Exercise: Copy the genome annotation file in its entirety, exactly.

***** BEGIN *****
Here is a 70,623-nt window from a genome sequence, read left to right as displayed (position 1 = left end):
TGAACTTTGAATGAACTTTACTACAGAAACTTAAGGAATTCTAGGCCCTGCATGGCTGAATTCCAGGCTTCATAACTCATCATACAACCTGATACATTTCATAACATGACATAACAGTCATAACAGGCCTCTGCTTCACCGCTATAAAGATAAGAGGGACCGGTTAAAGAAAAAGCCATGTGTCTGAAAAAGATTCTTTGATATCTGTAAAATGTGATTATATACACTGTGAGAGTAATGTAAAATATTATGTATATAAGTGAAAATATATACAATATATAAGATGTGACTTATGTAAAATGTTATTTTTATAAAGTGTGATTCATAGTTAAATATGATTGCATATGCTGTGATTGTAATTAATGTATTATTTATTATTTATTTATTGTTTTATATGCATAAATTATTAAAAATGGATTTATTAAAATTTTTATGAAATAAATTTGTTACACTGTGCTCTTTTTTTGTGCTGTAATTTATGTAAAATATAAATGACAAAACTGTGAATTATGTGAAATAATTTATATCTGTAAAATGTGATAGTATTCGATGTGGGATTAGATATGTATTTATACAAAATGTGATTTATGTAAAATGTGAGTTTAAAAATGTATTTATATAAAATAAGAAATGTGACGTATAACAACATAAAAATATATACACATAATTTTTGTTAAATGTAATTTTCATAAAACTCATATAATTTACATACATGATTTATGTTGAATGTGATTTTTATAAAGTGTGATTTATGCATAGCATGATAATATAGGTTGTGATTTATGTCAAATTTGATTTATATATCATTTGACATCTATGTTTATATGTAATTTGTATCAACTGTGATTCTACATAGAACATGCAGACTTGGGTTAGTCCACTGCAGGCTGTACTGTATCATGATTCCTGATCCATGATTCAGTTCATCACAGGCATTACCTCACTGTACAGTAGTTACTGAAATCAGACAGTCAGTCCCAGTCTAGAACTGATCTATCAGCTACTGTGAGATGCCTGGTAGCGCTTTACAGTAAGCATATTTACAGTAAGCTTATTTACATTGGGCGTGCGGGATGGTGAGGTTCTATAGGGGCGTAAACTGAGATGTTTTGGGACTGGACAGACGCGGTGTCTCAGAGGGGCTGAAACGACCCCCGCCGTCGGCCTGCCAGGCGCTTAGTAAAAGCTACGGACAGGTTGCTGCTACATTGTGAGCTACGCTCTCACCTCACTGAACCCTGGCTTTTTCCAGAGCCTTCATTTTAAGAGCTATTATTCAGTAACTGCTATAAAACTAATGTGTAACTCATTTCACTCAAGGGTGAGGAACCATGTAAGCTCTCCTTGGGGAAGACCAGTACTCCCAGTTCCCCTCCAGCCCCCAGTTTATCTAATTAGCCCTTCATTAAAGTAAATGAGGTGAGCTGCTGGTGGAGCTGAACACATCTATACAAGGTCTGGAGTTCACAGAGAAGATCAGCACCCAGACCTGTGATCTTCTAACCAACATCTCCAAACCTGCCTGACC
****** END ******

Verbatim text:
Here is a 70,623-nt window from a genome sequence, read left to right as displayed (position 1 = left end):
TGAACTTTGAATGAACTTTACTACAGAAACTTAAGGAATTCTAGGCCCTGCATGGCTGAATTCCAGGCTTCATAACTCATCATACAACCTGATACATTTCATAACATGACATAACAGTCATAACAGGCCTCTGCTTCACCGCTATAAAGATAAGAGGGACCGGTTAAAGAAAAAGCCATGTGTCTGAAAAAGATTCTTTGATATCTGTAAAATGTGATTATATACACTGTGAGAGTAATGTAAAATATTATGTATATAAGTGAAAATATATACAATATATAAGATGTGACTTATGTAAAATGTTATTTTTATAAAGTGTGATTCATAGTTAAATATGATTGCATATGCTGTGATTGTAATTAATGTATTATTTATTATTTATTTATTGTTTTATATGCATAAATTATTAAAAATGGATTTATTAAAATTTTTATGAAATAAATTTGTTACACTGTGCTCTTTTTTTGTGCTGTAATTTATGTAAAATATAAATGACAAAACTGTGAATTATGTGAAATAATTTATATCTGTAAAATGTGATAGTATTCGATGTGGGATTAGATATGTATTTATACAAAATGTGATTTATGTAAAATGTGAGTTTAAAAATGTATTTATATAAAATAAGAAATGTGACGTATAACAACATAAAAATATATACACATAATTTTTGTTAAATGTAATTTTCATAAAACTCATATAATTTACATACATGATTTATGTTGAATGTGATTTTTATAAAGTGTGATTTATGCATAGCATGATAATATAGGTTGTGATTTATGTCAAATTTGATTTATATATCATTTGACATCTATGTTTATATGTAATTTGTATCAACTGTGATTCTACATAGAACATGCAGACTTGGGTTAGTCCACTGCAGGCTGTACTGTATCATGATTCCTGATCCATGATTCAGTTCATCACAGGCATTACCTCACTGTACAGTAGTTACTGAAATCAGACAGTCAGTCCCAGTCTAGAACTGATCTATCAGCTACTGTGAGATGCCTGGTAGCGCTTTACAGTAAGCATATTTACAGTAAGCTTATTTACATTGGGCGTGCGGGATGGTGAGGTTCTATAGGGGCGTAAACTGAGATGTTTTGGGACTGGACAGACGCGGTGTCTCAGAGGGGCTGAAACGACCCCCGCCGTCGGCCTGCCAGGCGCTTAGTAAAAGCTACGGACAGGTTGCTGCTACATTGTGAGCTACGCTCTCACCTCACTGAACCCTGGCTTTTTCCAGAGCCTTCATTTTAAGAGCTATTATTCAGTAACTGCTATAAAACTAATGTGTAACTCATTTCACTCAAGGGTGAGGAACCATGTAAGCTCTCCTTGGGGAAGACCAGTACTCCCAGTTCCCCTCCAGCCCCCAGTTTATCTAATTAGCCCTTCATTAAAGTAAATGAGGTGAGCTGCTGGTGGAGCTGAACACATCTATACAAGGTCTGGAGTTCACAGAGAAGATCAGCACCCAGACCTGTGATCTTCTAACCAACATCTCCAAACCTGCCTGACC